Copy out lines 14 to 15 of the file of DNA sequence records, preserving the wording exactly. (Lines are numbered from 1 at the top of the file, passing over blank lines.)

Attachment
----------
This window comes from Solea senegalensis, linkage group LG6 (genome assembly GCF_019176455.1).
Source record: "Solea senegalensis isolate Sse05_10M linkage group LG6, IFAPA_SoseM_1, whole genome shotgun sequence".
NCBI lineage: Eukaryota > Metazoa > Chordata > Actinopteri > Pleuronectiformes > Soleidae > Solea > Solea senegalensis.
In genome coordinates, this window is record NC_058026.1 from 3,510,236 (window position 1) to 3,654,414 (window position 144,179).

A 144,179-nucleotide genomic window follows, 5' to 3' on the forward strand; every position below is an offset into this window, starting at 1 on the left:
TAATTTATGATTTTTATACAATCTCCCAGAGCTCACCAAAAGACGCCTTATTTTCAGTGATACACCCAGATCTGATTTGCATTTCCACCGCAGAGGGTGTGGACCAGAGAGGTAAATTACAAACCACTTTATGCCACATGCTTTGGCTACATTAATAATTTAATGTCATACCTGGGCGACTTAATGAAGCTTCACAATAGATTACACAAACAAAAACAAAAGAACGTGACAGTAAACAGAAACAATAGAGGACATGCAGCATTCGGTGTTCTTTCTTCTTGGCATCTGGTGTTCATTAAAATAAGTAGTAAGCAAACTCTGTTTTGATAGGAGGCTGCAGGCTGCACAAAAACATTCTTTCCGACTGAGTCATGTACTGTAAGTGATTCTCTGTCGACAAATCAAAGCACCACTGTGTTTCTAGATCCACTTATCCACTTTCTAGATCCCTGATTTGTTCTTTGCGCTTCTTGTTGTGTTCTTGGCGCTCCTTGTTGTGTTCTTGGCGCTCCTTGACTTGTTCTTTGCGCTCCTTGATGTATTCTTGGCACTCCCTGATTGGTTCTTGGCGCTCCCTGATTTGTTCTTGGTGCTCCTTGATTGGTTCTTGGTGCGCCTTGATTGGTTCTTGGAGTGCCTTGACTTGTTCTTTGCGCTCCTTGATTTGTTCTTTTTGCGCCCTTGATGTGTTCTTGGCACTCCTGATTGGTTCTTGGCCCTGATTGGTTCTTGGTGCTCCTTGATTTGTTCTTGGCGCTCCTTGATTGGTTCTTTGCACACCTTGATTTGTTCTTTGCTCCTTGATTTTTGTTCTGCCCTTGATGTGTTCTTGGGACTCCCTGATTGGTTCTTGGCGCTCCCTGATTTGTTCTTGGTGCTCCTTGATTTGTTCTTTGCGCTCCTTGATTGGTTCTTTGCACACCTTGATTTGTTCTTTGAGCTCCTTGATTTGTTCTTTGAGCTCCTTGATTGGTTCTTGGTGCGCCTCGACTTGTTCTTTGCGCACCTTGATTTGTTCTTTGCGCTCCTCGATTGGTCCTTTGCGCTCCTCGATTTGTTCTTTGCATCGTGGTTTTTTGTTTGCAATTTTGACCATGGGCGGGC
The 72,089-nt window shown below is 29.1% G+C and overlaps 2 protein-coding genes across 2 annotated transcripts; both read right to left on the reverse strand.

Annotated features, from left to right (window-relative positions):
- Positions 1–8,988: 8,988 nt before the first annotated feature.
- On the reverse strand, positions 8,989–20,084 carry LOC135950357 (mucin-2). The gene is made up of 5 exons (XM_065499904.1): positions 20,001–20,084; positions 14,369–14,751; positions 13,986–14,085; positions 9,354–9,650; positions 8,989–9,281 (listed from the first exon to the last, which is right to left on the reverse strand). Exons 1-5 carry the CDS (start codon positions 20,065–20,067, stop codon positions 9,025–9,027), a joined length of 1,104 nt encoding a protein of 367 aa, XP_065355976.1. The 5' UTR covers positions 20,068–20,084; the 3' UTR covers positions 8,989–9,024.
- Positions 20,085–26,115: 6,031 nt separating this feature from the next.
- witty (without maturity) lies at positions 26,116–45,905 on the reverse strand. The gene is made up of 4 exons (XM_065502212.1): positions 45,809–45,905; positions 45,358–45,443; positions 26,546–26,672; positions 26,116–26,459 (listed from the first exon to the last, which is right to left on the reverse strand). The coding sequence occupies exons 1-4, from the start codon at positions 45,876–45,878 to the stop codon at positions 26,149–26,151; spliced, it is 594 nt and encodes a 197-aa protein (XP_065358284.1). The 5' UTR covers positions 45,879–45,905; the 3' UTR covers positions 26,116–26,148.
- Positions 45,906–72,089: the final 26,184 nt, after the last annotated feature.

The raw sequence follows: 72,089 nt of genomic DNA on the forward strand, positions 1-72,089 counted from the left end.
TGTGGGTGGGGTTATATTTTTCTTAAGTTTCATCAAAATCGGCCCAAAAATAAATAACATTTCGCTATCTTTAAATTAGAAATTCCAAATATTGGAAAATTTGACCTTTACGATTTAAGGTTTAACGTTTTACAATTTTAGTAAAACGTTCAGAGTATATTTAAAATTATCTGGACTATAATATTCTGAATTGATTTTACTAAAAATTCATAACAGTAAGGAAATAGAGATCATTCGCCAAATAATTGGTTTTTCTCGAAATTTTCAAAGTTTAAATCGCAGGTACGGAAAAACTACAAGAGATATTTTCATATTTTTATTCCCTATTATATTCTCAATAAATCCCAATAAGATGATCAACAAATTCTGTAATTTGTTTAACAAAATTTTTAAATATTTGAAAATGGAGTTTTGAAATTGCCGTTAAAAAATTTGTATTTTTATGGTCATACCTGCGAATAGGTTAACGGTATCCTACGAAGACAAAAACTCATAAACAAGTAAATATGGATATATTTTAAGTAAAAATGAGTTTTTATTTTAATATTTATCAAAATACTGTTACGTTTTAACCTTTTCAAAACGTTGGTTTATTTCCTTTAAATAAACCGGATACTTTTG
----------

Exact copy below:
The raw sequence follows: 72,089 nt of genomic DNA on the forward strand, positions 1-72,089 counted from the left end.
TGTGGGTGGGGTTATATTTTTCTTAAGTTTCATCAAAATCGGCCCAAAAATAAATAACATTTCGCTATCTTTAAATTAGAAATTCCAAATATTGGAAAATTTGACCTTTACGATTTAAGGTTTAACGTTTTACAATTTTAGTAAAACGTTCAGAGTATATTTAAAATTATCTGGACTATAATATTCTGAATTGATTTTACTAAAAATTCATAACAGTAAGGAAATAGAGATCATTCGCCAAATAATTGGTTTTTCTCGAAATTTTCAAAGTTTAAATCGCAGGTACGGAAAAACTACAAGAGATATTTTCATATTTTTATTCCCTATTATATTCTCAATAAATCCCAATAAGATGATCAACAAATTCTGTAATTTGTTTAACAAAATTTTTAAATATTTGAAAATGGAGTTTTGAAATTGCCGTTAAAAAATTTGTATTTTTATGGTCATACCTGCGAATAGGTTAACGGTATCCTACGAAGACAAAAACTCATAAACAAGTAAATATGGATATATTTTAAGTAAAAATGAGTTTTTATTTTAATATTTATCAAAATACTGTTACGTTTTAACCTTTTCAAAACGTTGGTTTATTTCCTTTAAATAAACCGGATACTTTTG